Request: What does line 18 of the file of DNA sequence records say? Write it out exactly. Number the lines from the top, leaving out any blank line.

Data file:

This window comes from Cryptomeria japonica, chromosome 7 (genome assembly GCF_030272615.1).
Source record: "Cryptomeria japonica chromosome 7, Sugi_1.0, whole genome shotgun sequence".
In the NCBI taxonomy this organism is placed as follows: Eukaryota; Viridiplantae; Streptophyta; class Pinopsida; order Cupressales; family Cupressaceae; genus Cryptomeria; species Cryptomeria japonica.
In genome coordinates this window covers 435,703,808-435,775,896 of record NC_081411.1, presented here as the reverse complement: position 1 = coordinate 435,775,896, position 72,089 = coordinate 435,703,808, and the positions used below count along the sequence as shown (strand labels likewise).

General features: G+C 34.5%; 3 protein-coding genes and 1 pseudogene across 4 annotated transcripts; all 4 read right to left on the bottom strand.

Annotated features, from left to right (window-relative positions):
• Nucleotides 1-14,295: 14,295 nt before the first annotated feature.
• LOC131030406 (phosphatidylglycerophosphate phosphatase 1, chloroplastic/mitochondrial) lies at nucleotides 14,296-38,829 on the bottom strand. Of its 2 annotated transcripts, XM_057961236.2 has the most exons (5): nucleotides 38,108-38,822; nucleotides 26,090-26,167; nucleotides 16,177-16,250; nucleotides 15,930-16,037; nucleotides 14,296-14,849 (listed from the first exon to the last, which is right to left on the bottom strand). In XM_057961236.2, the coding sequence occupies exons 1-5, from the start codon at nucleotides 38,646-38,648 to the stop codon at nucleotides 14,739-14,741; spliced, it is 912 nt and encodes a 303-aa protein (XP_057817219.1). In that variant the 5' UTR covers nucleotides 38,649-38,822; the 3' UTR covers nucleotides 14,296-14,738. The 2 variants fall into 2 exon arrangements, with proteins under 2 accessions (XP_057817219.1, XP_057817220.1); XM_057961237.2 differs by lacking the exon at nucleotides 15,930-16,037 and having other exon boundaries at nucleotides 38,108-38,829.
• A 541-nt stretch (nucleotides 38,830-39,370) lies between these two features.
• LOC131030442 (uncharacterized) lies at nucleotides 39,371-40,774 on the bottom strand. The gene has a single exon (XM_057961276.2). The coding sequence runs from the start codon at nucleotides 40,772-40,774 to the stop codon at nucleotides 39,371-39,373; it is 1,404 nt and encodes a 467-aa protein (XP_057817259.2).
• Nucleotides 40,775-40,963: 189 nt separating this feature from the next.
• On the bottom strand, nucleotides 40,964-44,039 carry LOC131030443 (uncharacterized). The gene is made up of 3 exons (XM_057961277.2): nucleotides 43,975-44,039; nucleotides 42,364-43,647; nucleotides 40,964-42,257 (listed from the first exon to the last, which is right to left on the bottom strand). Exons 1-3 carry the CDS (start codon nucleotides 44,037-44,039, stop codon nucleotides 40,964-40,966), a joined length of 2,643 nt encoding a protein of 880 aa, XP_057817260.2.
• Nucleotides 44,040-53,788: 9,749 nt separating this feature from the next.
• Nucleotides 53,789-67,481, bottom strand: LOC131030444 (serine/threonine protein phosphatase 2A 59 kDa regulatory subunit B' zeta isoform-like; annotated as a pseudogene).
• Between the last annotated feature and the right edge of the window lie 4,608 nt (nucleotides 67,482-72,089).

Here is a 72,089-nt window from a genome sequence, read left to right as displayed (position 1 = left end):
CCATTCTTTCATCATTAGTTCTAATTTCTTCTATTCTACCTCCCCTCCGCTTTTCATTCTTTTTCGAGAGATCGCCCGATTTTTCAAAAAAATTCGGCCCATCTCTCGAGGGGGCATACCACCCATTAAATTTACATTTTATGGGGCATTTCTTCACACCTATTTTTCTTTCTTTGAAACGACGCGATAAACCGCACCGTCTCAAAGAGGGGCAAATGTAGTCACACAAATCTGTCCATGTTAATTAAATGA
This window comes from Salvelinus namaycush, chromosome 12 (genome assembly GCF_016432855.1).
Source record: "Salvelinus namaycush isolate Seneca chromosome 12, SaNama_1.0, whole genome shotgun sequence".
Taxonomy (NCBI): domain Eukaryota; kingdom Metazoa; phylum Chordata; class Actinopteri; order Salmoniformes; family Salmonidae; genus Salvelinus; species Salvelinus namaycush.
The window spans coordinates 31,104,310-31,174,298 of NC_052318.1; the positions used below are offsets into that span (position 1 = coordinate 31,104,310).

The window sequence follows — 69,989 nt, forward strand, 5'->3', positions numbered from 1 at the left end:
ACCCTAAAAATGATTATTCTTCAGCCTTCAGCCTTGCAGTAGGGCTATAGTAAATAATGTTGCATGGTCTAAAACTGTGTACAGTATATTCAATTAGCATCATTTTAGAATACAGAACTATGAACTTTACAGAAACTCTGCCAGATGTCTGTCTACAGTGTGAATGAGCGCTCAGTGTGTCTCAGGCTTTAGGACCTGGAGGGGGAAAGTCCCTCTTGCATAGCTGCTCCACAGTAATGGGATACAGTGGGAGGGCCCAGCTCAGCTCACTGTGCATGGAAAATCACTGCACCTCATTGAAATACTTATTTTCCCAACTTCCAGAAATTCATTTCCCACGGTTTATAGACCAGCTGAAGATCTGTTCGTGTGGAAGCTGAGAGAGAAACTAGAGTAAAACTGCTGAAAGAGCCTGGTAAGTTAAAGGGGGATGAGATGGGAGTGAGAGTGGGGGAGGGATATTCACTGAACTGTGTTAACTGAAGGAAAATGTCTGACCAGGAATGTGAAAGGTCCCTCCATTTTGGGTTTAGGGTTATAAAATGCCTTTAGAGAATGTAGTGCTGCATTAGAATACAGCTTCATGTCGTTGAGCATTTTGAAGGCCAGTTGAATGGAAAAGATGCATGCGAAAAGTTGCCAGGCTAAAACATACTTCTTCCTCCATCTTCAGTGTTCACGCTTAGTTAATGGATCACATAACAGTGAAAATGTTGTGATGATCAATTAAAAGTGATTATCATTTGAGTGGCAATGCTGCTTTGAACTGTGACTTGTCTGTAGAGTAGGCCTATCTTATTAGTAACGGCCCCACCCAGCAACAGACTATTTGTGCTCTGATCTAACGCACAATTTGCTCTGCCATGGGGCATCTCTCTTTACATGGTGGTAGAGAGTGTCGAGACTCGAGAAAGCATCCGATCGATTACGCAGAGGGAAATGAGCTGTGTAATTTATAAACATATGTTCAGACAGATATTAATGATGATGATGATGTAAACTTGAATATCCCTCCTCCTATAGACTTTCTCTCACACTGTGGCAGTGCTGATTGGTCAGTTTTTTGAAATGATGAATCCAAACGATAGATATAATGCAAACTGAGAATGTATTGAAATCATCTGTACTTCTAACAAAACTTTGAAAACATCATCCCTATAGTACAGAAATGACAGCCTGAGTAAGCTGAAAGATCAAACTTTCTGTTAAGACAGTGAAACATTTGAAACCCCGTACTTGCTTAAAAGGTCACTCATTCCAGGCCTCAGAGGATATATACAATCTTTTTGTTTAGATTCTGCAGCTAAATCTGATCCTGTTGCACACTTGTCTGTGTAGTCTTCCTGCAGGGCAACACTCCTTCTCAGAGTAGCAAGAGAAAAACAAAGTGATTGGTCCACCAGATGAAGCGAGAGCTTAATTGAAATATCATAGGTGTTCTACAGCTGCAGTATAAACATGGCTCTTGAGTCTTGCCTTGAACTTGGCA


This window comes from Salvelinus namaycush, chromosome 12 (genome assembly GCF_016432855.1).